US Q4 GDP in focus as markets hope for a Fed pivot

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European markets had another slightly negative session yesterday, weighed down by negativity from across the Atlantic after US investors reacted negatively to Microsoft’s weak outlook.

The Nasdaq 100 initially led lower and retreated sharply from its 200-day SMA, but a late rebound saw the index close well from the day’s lows after the Bank of Canada hiked rates by 25bps and also signaled an interest rate signal . pause for the next few meetings as they assess the impact of multiple rate hikes on the Canadian economy.

It appears that markets reacted to this announcement thinking that the Federal Reserve might do something similar at next Wednesday’s meeting, given that US markets reversed their lows after the Canadian interest rate decision was announced. This would be a huge assumption and could well end in tears next week. We certainly won’t have to wait long to find out.

After seeing Microsoft disappoint in guidance, attention quickly shifted to the next set of earnings, particularly Tesla after the bell, where we saw a similar focus on margins and guidance.

As a result of yesterday’s recovery in US markets, European markets look set to open higher this morning as we look ahead to today’s fourth quarter US GDP.

After starting the first half of last year with two consecutive quarters of negative GDP growth, the US economy returned to positive GDP growth of 3.2% in the third quarter, following a belated 2.9% revaluation at the end of last year, with personal usage coming in at 2.3%, a decent improvement from the 2% in Q2, and a significant improvement from the first iteration which was just 1.4%.

The upward revision came about as a result of a rebound in consumer spending and higher government spending.

Looking at today’s first draft of Q4 GDP, it seems quite likely that we will see a slowdown from the strong performance in Q3. A modest decline to 2.5% is expected, although there have been signs of consumer spending slowing in recent months, you might think there could be significant downside risks to that estimate. Despite these concerns, personal consumption estimates project an increase from 2.3% to 2.8%. The quarterly core PCE is expected to decline sharply from 4.7% to 3.9%.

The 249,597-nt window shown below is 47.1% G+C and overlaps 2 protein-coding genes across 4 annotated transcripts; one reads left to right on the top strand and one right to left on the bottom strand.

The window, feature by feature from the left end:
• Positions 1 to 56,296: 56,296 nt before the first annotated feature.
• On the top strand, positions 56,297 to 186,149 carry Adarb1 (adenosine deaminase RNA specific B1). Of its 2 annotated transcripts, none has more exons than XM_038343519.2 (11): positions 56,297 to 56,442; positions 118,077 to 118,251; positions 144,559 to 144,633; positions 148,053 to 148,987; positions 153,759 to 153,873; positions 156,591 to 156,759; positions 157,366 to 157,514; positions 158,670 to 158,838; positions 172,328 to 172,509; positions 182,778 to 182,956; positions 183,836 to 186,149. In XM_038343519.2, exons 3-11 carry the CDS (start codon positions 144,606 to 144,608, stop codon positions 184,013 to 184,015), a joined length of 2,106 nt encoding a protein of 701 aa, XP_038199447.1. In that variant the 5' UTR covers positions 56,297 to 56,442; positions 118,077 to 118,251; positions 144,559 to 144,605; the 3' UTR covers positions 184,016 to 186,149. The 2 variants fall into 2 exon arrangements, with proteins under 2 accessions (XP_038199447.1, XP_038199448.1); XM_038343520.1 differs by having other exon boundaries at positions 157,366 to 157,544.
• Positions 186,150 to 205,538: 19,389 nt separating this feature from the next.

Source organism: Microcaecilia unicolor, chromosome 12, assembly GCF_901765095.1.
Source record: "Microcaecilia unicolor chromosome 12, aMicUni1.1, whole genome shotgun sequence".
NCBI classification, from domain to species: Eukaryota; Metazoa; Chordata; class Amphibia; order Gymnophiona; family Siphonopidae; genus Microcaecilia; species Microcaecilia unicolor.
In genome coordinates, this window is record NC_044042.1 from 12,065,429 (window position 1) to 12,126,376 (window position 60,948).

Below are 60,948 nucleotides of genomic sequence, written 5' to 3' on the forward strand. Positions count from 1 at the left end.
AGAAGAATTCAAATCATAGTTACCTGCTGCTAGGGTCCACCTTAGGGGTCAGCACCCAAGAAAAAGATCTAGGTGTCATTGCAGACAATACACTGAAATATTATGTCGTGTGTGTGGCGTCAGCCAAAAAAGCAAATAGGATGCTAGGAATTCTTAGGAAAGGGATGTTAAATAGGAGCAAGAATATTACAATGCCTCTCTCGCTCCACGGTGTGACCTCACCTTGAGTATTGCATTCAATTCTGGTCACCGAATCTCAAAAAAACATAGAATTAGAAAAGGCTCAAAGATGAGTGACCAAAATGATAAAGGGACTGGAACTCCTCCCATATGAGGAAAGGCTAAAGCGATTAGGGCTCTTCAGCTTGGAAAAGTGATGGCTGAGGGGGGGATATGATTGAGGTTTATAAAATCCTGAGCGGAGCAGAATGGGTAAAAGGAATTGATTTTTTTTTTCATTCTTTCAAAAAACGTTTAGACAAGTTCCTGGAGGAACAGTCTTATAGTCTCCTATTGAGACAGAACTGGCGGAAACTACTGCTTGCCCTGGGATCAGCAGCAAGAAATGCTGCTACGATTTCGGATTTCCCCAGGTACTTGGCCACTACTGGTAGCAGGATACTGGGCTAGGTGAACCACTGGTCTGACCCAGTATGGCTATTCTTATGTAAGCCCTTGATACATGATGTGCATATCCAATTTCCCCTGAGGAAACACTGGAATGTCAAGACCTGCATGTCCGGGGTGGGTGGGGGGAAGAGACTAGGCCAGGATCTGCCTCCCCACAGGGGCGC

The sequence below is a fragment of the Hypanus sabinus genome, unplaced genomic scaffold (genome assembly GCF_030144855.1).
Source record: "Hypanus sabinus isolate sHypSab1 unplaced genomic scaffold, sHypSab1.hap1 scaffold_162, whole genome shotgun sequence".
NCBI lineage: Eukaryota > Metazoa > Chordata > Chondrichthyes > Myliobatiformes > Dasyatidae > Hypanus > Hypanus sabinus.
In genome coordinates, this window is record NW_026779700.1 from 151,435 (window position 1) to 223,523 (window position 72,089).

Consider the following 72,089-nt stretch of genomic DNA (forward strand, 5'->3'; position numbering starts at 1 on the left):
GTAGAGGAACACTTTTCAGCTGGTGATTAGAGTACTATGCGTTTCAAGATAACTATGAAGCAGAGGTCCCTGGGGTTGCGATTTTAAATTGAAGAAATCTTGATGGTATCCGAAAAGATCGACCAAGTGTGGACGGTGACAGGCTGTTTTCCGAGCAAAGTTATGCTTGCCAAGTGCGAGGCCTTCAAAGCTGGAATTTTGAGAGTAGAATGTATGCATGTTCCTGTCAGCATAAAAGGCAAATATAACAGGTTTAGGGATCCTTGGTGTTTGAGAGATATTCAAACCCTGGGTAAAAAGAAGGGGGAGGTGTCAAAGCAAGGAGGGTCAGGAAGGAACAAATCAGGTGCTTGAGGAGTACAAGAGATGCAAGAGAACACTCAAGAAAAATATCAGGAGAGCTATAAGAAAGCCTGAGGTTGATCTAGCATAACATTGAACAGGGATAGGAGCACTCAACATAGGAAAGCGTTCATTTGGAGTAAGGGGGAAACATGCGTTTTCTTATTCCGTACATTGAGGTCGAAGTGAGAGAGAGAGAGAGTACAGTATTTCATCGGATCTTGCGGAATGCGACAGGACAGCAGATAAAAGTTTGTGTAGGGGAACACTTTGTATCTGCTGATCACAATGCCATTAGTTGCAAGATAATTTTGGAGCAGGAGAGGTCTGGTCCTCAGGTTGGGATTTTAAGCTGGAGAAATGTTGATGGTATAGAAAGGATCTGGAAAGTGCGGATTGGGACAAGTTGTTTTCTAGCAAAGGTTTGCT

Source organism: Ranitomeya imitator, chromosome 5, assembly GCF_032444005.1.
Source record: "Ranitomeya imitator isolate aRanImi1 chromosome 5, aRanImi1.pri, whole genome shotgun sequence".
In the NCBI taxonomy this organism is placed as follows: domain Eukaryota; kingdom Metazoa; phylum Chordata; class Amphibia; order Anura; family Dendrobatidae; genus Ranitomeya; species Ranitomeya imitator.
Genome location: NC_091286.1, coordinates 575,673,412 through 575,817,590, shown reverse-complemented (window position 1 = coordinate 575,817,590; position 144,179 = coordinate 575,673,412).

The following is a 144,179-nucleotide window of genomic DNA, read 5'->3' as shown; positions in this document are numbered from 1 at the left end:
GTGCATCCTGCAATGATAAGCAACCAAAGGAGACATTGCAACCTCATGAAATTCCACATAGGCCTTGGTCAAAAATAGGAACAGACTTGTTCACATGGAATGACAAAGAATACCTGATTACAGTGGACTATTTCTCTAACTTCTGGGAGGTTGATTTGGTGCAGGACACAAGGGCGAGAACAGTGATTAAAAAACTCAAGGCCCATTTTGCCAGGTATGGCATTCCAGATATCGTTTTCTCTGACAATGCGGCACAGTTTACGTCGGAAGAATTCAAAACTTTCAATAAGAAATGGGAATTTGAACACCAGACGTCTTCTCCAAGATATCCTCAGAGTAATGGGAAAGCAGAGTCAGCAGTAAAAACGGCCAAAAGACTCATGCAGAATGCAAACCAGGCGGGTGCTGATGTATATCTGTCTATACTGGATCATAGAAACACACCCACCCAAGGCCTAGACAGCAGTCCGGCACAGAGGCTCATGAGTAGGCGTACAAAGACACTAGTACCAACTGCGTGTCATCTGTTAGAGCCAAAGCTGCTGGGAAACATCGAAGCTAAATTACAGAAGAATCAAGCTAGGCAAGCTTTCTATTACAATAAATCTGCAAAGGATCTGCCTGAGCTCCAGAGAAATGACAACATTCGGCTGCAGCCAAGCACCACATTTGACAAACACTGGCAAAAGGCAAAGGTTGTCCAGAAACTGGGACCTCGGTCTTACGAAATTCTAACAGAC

Weekly jobless claims are also in the spotlight after falling to 190,000 last week and matching last September’s lows. The decline in claims since the peak of 241,000 in November suggests that the US job market is still very tight, with little indication despite recent job cut announcements in the tech sector that the job market is deteriorating. However, that doesn’t mean that what we’re starting to see in technology won’t spill over to the rest of the economy in time. Claims are expected to rise to 205,000.

EUR/USD – continues to range between this week’s highs at 1.0927, and broader resistance near 1.0950, which is a 50% retrace of the move from 2021’s highs to last year’s lows at 0.9536. A move through 1.0950 opens a move to 1.1110. Support remains back in the 1.0780 area.

GBP/USD – recovered from the 1.2260 area yesterday, retesting 1.2400 in the process. We need to see a move through the 1.2450 area to target further gains. Above 1.2450 there could be a move towards 1.2600. A move below 1.2250 could mean a move towards 1.2170.

EUR/GBP – pulled out of the 0.8850 area yesterday with resistance at the previous highs at 0.8900. Still have support above the 50- and 100-day SMA we saw last week in the 0.8720/30 area. Under 0.8720 targets 0.8680.

USD/JPY – slid back from the trendline resistance of the October highs, which now stand at 131.00, earlier this week. Further declines could lead to a return to the lows at 127.20. We have temporary support in the 128.20 area initially.

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